Premier Bob Carr and his wife, Helena, farewell supporters at a recent function. Photo: AAP
Premier Bob Carr and his wife, Helena, farewell supporters at a recent function. Photo: AAP

Bob calls it a day

By DAVID MOASE

SHOCKED.

That was the response of local Australian Labor Party members at yesterday's news that Premier Bob Carr will next Wednesday step down from the job he has held for 10 years.

Mr Carr, the NSW ALP leader since 1988, told a packed press conference yesterday that he wanted to be able to spend more quality time with his wife, Helena.

The announcement caught many in the party by surprise, including Pamela Stephenson, the ALP candidate for Coffs Harbour at the 2003 State election.

"It seems weird," Ms Stephenson said.

"I thought initially before Kim Beazley was elected federal opposition leader that Bob might have resigned to take that job, but now I am shocked."

Graham Ashton, the president of the Woolgoolga branch of the ALP, said he was exceedingly surprised by the news.

"It could make it hard for the ALP at the next election," he said.

Mr Carr had been a good premier for the people of Coffs Harbour, Mr Ashton said, especially for people concerned about the environment.

The Bongil Bongil National Park, the Coffs Coast Regional Park and the Garby Nature Reserve at Mullaway were among the Carr Government's achievements, as was the new Coffs Harbour hospital.

Not so impressed or surprised was Mr Carr's political rival Andrew Fraser.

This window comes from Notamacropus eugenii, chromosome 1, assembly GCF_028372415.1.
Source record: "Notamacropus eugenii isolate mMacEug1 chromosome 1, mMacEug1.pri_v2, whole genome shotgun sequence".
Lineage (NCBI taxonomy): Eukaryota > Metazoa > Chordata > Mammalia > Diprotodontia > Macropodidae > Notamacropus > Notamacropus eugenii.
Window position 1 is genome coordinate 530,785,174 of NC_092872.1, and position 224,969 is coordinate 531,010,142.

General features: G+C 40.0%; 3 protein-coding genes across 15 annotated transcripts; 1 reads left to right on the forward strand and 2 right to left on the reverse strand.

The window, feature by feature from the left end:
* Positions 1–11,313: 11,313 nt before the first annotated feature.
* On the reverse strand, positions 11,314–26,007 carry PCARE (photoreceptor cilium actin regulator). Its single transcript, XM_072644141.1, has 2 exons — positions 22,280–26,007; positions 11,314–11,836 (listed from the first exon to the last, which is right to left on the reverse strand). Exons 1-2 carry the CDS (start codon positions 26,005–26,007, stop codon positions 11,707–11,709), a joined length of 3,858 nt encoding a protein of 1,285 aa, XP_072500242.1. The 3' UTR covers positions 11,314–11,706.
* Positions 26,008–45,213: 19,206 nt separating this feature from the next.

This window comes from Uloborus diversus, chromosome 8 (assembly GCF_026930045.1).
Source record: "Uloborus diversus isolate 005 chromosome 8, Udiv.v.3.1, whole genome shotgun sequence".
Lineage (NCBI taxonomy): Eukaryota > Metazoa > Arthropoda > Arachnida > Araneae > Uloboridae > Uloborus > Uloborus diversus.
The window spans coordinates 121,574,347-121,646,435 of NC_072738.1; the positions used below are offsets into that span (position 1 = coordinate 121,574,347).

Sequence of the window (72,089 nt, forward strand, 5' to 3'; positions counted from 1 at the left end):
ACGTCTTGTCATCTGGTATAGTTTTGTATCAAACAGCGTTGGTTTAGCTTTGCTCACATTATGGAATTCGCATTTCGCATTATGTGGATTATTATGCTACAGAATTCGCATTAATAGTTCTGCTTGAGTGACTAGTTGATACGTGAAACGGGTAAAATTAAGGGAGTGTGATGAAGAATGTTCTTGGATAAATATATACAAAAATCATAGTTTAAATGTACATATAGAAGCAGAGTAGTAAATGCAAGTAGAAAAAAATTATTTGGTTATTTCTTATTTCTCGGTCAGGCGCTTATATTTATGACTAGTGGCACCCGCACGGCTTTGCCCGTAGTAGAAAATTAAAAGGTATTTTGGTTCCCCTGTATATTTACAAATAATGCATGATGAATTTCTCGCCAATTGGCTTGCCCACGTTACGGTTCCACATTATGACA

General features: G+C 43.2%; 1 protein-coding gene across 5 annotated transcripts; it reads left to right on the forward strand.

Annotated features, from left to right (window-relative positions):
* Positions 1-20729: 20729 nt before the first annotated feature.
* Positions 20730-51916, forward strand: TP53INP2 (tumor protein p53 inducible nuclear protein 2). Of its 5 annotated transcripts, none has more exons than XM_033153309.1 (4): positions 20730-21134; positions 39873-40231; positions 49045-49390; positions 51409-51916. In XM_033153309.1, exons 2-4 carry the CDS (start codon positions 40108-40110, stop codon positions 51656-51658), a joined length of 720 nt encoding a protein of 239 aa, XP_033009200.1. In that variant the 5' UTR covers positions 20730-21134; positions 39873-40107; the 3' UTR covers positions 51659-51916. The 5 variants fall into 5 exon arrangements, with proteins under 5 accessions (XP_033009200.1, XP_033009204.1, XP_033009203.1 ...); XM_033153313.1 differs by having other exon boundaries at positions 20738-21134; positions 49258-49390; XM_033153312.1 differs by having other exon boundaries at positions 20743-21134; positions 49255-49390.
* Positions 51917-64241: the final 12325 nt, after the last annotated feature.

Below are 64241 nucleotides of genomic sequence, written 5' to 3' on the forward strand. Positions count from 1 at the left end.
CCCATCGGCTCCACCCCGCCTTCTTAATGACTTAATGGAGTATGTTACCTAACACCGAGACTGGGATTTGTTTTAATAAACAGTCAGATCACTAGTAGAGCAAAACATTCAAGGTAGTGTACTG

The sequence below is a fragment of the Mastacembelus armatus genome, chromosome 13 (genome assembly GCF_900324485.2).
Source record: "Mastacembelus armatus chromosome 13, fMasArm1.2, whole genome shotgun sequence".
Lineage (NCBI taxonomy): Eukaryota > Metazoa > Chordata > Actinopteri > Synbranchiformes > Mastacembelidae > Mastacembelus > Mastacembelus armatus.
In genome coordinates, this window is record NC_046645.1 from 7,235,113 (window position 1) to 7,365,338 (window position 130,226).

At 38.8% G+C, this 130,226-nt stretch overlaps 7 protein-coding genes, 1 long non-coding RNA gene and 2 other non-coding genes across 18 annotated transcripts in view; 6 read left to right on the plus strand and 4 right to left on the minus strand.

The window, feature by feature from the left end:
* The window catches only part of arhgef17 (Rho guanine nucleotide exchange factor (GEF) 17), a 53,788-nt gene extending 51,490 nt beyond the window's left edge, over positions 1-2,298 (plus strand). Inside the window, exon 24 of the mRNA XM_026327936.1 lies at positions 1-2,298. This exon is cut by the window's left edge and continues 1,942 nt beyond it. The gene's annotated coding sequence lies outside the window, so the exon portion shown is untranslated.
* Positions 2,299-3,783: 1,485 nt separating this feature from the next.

The member for Coffs Harbour said he had expected the Premier to resign during the current parliamentary recess.

"He was very disinterested recently," Mr Fraser said.

"This is the longest recess I can remember in 15 years and I think the plan was always for him to swan around on his travels and then return and resign so the successor would bear the brunt of the bad news that will come in the next couple of years."

Mr Carr had failed to listen on issues such as the poker machine tax and the property vendor tax, Mr Fraser said, and he hoped the next premier would give regional NSW a better deal.

He said rumours in Parliament House during the past six months had pointed to Police Minister Carl Scully taking over the top job.

Mr Scully's name was being listed yesterday among the contenders to succeed Mr Carr, along with Planning Minister Craig Knowles and Health Minister Morris Iemma.



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